by Eva Darrows
Seventeen-year-old Maggie Cunningham is tough, smart, and sassy. She’s also not like other girls her age, but then, who would be when the family business is monster hunting? Combat boots, ratty hooded sweatshirts, and hair worn short so nothing with claws can get a grip, Maggie’s concerns in life slant more toward survival than fashion or boys. Which presents a problem when Maggie’s mother informs Maggie that she can’t get her journeyman’s license for hunting until she loses her virginity.
Something about virgin blood turning vampires into pointy rage monsters. Blood and gore and insides being on the outside and all that.
Maggie’s battled ghosts and goblins and her fair share of house brownies, but finding herself a boy – fitting in with her peers – proves a much more daunting task than any monster hunt. Did you know normal girls don’t stuff their bras with holy water balloons? Nor do they carry wooden stakes in their waistbands. And they care about things like “matching” and “footwear.” Of course, they also can’t clean a gun blindfolded, shoot a crossbow, or exorcise ghosts from a house. Which means they’re lame and Maggie’s not. Because Maggie’s awesome. The Awesome, in fact. Just ask her. She’d be more than happy to tell you.
After she finds herself a date.
Well, this was fun! I love an epic, emotional fantasy book or series just as much as the next person, but sometimes it’s so refreshing to read the kind of fantasy that doesn’t take itself too seriously. Enter The Awesome.
Maggie Cunningham wants to follow in her mother’s footsteps and become a fully qualified monster hunter, but there’s just one problem: to get the promotion she needs, she needs to have sex. Vampires go berserk over virgins which isn’t ideal when her chosen career path is to be the kind of person who stakes them through the heart when they misbehave. Maggie has practically no experience with most people her age, though, let alone people of the opposite sex, so trying to find a date intimidates her far more than trying to exorcise a ghost.
The Awesome is so readable; I sped through it in a day and had so much fun with it. Maggie’s narrative voice is guaranteed to make you smile, although it might take a little getting used to, and while the sense of humour in this book is sometimes silly, it’s harmless and never stupid. Sure Maggie can be crass and snarky and she and her mom, Janice, aren’t what you’d call conventional, but they feel like a real mother and daughter and not like a YA heroine and her cardboard cut-out parent.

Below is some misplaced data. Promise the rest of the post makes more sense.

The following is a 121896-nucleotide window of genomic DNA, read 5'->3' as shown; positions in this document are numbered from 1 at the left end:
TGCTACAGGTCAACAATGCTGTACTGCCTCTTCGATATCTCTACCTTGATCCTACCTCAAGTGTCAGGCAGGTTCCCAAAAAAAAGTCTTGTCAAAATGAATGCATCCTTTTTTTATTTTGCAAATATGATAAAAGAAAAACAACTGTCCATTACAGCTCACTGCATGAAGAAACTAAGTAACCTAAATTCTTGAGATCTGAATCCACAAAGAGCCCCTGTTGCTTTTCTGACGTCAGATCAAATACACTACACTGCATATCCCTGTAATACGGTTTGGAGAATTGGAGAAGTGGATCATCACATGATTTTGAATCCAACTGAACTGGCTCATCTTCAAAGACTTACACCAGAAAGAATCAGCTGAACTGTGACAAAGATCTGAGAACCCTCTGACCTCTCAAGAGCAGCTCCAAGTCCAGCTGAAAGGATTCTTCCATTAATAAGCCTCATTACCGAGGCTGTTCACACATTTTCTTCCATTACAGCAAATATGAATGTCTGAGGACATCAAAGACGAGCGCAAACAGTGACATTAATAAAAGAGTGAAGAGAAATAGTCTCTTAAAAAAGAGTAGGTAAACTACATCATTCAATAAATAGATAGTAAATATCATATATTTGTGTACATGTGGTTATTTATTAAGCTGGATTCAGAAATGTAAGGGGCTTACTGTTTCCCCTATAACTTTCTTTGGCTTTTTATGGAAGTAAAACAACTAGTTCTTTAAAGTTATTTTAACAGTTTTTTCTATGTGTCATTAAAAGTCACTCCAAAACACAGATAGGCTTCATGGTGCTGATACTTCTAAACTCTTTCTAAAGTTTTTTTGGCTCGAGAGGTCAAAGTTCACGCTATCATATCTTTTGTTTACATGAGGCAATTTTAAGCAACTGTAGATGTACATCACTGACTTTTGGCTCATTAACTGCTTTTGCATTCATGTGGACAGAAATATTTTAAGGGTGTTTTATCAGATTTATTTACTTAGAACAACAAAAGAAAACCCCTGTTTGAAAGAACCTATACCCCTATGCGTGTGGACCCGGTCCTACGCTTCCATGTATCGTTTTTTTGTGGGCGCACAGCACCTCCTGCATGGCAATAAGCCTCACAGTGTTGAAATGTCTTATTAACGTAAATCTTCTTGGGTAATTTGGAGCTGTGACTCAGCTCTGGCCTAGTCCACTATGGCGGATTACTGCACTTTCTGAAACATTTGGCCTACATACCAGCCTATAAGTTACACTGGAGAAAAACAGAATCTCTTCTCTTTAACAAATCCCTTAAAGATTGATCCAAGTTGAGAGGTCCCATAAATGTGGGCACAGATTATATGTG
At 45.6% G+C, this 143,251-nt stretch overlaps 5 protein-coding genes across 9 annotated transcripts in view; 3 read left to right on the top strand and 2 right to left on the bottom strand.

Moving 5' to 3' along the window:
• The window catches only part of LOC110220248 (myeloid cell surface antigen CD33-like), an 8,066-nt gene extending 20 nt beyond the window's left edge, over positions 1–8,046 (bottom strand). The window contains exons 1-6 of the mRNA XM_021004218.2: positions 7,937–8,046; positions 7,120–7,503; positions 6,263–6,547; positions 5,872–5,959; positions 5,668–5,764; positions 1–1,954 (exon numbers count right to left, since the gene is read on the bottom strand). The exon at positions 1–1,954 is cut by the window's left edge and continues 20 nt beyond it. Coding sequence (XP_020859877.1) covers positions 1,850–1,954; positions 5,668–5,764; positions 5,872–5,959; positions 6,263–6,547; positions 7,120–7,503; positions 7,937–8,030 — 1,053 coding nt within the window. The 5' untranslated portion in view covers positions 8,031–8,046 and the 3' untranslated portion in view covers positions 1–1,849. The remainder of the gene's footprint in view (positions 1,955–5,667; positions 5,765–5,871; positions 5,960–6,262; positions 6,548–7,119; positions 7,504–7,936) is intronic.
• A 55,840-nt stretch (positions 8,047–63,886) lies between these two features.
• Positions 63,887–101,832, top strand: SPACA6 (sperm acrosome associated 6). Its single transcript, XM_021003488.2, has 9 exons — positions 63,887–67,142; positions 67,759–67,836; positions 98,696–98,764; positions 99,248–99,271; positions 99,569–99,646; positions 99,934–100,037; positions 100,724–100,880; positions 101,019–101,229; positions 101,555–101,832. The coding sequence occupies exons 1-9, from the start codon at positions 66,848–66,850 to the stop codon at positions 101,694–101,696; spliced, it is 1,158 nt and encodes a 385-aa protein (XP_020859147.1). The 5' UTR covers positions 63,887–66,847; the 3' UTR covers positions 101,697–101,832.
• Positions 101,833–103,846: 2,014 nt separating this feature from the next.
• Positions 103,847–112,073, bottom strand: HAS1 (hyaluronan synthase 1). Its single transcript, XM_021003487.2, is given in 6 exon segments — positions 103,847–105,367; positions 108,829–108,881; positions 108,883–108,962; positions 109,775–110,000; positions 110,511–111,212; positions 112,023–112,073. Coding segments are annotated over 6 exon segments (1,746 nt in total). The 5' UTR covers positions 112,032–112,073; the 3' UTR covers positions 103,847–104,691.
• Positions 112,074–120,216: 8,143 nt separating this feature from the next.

I love books about mothers and daughters, and I particularly love books that treat parents like real people who still want to do other things with their lives besides be parents, because becoming a parent doesn’t mark the end of anyone’s life. Janice alone is proof of that.
The Awesome also has a lot to say about sex positivity, and it’s something Maggie herself has to learn; there are some brilliant conversations between her and Janice about how sex should always be safe and consensual and doesn’t need to be anything else. As far as Janice is concerned, Maggie can have as much or as little sex as she likes, with as many or as few people as she likes, as long as it involves consent and condoms. Considering how easy it is for young women, in particular, to be judged for having a healthy sexual appetite, it was great to see this addressed in a book about a young woman who’s looking to have sex for the first time.
I also loved that while Maggie’s relationship with the boy she ends up dating, Ian, is very sweet, it doesn’t takeover the plot. Considering this is a novel set in a world where monsters exist, the romance is probably one of the most realistic romances I’ve come across in a YA novel with a contemporary setting. There are no dramatic declarations of love, just a pair of teenagers figuring each other out; it’s casual, but also very tender, and together they work as a couple. The Awesome is still very much about Maggie and Janice, though, and I’m glad Janice doesn’t become a secondary character as soon as Ian appears on the scene.
More than anything else, this book is enjoyable and perfect fun Halloween reading. It’s the kind of book that reads like a movie or TV series, so if Netflix could maybe pick it up for next Halloween, that’d be, well, awesome!